The Social Distance: Week Commencing 23rd of March, 2020

Having already been removed from work last week owing to the fact that I fall into a ‘high risk’ category, I had already had several days of ‘social distancing’ (read: quarantine) before the whole of the UK entered a state of lockdown on Monday, 23rd March 2020.

(Working from home – recording and editing lectures for my students)

Schools closed on the Friday previous, which meant that children are being homeschooled. My own children are studying their after-school martial arts classes (which are being organised wonderfully by Samurai Hearts in Grimsby) at a distance, with their sensei using online platforms to live stream their lessons every evening into the homes of the children who attend the dojo and after-school clubs. The Samurai Hearts team are also providing the children with Japanese lessons, again streamed online, twice a week.

The near-constant hand-washing, which the government has advised all citizens to practice in order to prevent transmission of the SARS-CoV-2 virus, is taking a toll on skin. Both of my sons are lathering their hands in moisturiser and wearing cotton gloves (not unlike the ones I use to handle my negatives) at various points of the day.

(Gloves worn over moisturised hands by my eldest son, to counteract the effects of near-constant handwashing on his skin)

On Wednesday, 26th of March, Prince Charles tested positive for the Coronavirus. The BBC news report showed Charlie shaking hands with the general public at a recent event (during which the future king may very well have been incubating the virus) like a 21st Century variant of Typhoid Mary.

My family have also been taking part in ‘Body Coach’ Joe Wicks’ attempt to situate himself as ‘the nation’s P.E. teacher’ via his daily broadcasts on his Youtube channel.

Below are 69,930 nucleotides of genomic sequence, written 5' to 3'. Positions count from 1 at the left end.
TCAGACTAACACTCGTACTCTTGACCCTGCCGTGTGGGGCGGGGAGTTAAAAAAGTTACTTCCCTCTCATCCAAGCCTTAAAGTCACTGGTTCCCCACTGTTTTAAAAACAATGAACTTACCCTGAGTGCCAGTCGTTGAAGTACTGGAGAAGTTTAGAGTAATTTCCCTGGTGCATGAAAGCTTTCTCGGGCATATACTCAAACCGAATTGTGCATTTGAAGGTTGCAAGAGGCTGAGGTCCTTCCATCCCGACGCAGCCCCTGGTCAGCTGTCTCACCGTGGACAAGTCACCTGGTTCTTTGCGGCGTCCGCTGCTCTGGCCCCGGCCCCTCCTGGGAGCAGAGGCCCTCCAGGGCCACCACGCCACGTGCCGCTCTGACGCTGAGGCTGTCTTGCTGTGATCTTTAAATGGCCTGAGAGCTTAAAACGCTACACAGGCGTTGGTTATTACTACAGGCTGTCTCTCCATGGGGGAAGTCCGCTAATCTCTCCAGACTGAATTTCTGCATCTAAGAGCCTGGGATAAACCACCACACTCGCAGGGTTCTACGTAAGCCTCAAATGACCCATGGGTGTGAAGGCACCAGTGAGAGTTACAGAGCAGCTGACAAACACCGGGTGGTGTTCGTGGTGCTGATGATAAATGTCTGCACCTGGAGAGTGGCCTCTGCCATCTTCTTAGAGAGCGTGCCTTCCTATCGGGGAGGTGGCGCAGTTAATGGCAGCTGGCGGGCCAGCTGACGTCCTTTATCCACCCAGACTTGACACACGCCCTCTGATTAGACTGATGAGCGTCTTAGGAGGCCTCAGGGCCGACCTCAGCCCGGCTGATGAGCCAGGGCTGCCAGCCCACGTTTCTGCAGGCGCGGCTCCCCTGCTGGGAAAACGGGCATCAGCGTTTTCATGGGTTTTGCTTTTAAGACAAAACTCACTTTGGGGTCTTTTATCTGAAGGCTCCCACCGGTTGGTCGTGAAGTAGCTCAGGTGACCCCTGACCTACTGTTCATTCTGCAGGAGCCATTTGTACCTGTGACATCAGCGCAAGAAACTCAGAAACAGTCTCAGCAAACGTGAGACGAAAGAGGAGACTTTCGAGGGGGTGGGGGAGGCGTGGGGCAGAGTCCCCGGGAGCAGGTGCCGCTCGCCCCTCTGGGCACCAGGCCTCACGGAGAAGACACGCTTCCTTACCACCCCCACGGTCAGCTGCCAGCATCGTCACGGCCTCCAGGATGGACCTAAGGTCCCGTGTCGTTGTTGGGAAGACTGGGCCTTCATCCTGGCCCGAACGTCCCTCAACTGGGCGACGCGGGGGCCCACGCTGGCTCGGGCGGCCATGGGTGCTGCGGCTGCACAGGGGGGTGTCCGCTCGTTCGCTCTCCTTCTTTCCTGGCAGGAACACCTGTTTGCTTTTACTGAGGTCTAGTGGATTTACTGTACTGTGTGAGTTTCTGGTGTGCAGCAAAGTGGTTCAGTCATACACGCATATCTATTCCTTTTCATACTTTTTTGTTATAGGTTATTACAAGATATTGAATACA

And, of course, there is downtime…

Suggitt’s Lane Railway Crossing – Protest Against Planned Closure

The railway crossing at the top end of Suggitt’s Lane in Cleethorpes is a lifeline for the community, offering direct access to the North Beach of Cleethorpes and, from there, the promenade. My grandmother, who lived on Suggitt’s Lane for many years, used it daily when walking her dog; my elderly father uses it daily also, as do many other local residents and, in the summer months, visitors to the coastal town.

Network Rail are planning to close this crossing, which will mean that residents will either have to climb over the steep footbridge at Fuller Street – which is impossible for many elderly, disabled or infirm persons – or make a trip of c.1.5 miles to the North Promenade, and then walk back along the North Promenade to the North Beach (another trip of 0.5-1 miles). This, again, will be difficult or nigh on impossible for many of the residents who use the railway crossing for its convenience. The planned closure of the railway crossing also raises issues for access for the emergency services, who if the crossing is closed will presumably have to access the North Beach via the promenade, which is often heavily trafficked in the summer months (apart from being a much less direct route to the North Beach itself).

On 9 March, 2019, Friends of the North Beach organised a peaceful protest against the planned closure of the railway crossing on Suggitt’s Lane. There was a strong turnout, including Cleethorpes MP Martin Vickers and several local councillors/members of local government (including Matt Patrick and Debbie Rodwell).

More info at:

No Gods, No Masters

‘Us kids swim off a gray pier, dive off’

(Jack Kerouac,‘Dream’)